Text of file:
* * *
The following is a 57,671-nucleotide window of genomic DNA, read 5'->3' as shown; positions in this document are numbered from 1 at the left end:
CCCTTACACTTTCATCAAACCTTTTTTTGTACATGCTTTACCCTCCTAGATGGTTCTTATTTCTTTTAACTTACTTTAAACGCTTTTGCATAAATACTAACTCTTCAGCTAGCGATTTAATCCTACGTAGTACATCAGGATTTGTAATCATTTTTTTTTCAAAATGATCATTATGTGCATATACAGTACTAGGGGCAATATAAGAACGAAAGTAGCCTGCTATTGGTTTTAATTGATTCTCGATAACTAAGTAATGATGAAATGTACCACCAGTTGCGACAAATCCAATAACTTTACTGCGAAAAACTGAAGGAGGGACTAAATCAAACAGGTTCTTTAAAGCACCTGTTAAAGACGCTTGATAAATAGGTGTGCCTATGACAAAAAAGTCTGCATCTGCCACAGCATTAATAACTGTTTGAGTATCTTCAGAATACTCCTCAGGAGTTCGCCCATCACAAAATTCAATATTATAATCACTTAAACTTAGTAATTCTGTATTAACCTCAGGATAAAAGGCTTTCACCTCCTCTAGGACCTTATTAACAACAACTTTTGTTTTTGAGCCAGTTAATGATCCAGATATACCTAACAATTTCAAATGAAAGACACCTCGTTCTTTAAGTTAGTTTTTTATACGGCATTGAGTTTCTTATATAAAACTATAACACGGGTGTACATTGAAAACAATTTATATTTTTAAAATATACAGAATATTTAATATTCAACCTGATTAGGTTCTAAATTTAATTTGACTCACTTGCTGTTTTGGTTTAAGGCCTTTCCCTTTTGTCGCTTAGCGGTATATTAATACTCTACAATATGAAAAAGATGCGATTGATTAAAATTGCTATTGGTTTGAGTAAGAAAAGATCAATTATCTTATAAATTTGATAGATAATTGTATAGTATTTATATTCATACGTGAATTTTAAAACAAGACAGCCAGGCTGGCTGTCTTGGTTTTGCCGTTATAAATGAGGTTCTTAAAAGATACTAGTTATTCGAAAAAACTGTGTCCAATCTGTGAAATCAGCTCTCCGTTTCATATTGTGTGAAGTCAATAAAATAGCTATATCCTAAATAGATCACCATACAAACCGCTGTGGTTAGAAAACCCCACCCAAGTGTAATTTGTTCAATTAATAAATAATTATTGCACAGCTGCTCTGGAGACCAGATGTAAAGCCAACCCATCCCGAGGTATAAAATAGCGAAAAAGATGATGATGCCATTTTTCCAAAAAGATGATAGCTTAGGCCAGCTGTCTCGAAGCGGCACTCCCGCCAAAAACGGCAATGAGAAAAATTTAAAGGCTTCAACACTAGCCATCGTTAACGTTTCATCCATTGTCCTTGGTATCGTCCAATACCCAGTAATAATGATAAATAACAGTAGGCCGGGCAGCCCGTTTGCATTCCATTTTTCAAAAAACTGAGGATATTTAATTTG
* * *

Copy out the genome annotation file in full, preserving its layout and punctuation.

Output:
The following is a 57,671-nucleotide window of genomic DNA, read 5'->3' as shown; positions in this document are numbered from 1 at the left end:
CCCTTACACTTTCATCAAACCTTTTTTTGTACATGCTTTACCCTCCTAGATGGTTCTTATTTCTTTTAACTTACTTTAAACGCTTTTGCATAAATACTAACTCTTCAGCTAGCGATTTAATCCTACGTAGTACATCAGGATTTGTAATCATTTTTTTTTCAAAATGATCATTATGTGCATATACAGTACTAGGGGCAATATAAGAACGAAAGTAGCCTGCTATTGGTTTTAATTGATTCTCGATAACTAAGTAATGATGAAATGTACCACCAGTTGCGACAAATCCAATAACTTTACTGCGAAAAACTGAAGGAGGGACTAAATCAAACAGGTTCTTTAAAGCACCTGTTAAAGACGCTTGATAAATAGGTGTGCCTATGACAAAAAAGTCTGCATCTGCCACAGCATTAATAACTGTTTGAGTATCTTCAGAATACTCCTCAGGAGTTCGCCCATCACAAAATTCAATATTATAATCACTTAAACTTAGTAATTCTGTATTAACCTCAGGATAAAAGGCTTTCACCTCCTCTAGGACCTTATTAACAACAACTTTTGTTTTTGAGCCAGTTAATGATCCAGATATACCTAACAATTTCAAATGAAAGACACCTCGTTCTTTAAGTTAGTTTTTTATACGGCATTGAGTTTCTTATATAAAACTATAACACGGGTGTACATTGAAAACAATTTATATTTTTAAAATATACAGAATATTTAATATTCAACCTGATTAGGTTCTAAATTTAATTTGACTCACTTGCTGTTTTGGTTTAAGGCCTTTCCCTTTTGTCGCTTAGCGGTATATTAATACTCTACAATATGAAAAAGATGCGATTGATTAAAATTGCTATTGGTTTGAGTAAGAAAAGATCAATTATCTTATAAATTTGATAGATAATTGTATAGTATTTATATTCATACGTGAATTTTAAAACAAGACAGCCAGGCTGGCTGTCTTGGTTTTGCCGTTATAAATGAGGTTCTTAAAAGATACTAGTTATTCGAAAAAACTGTGTCCAATCTGTGAAATCAGCTCTCCGTTTCATATTGTGTGAAGTCAATAAAATAGCTATATCCTAAATAGATCACCATACAAACCGCTGTGGTTAGAAAACCCCACCCAAGTGTAATTTGTTCAATTAATAAATAATTATTGCACAGCTGCTCTGGAGACCAGATGTAAAGCCAACCCATCCCGAGGTATAAAATAGCGAAAAAGATGATGATGCCATTTTTCCAAAAAGATGATAGCTTAGGCCAGCTGTCTCGAAGCGGCACTCCCGCCAAAAACGGCAATGAGAAAAATTTAAAGGCTTCAACACTAGCCATCGTTAACGTTTCATCCATTGTCCTTGGTATCGTCCAATACCCAGTAATAATGATAAATAACAGTAGGCCGGGCAGCCCGTTTGCATTCCATTTTTCAAAAAACTGAGGATATTTAATTTG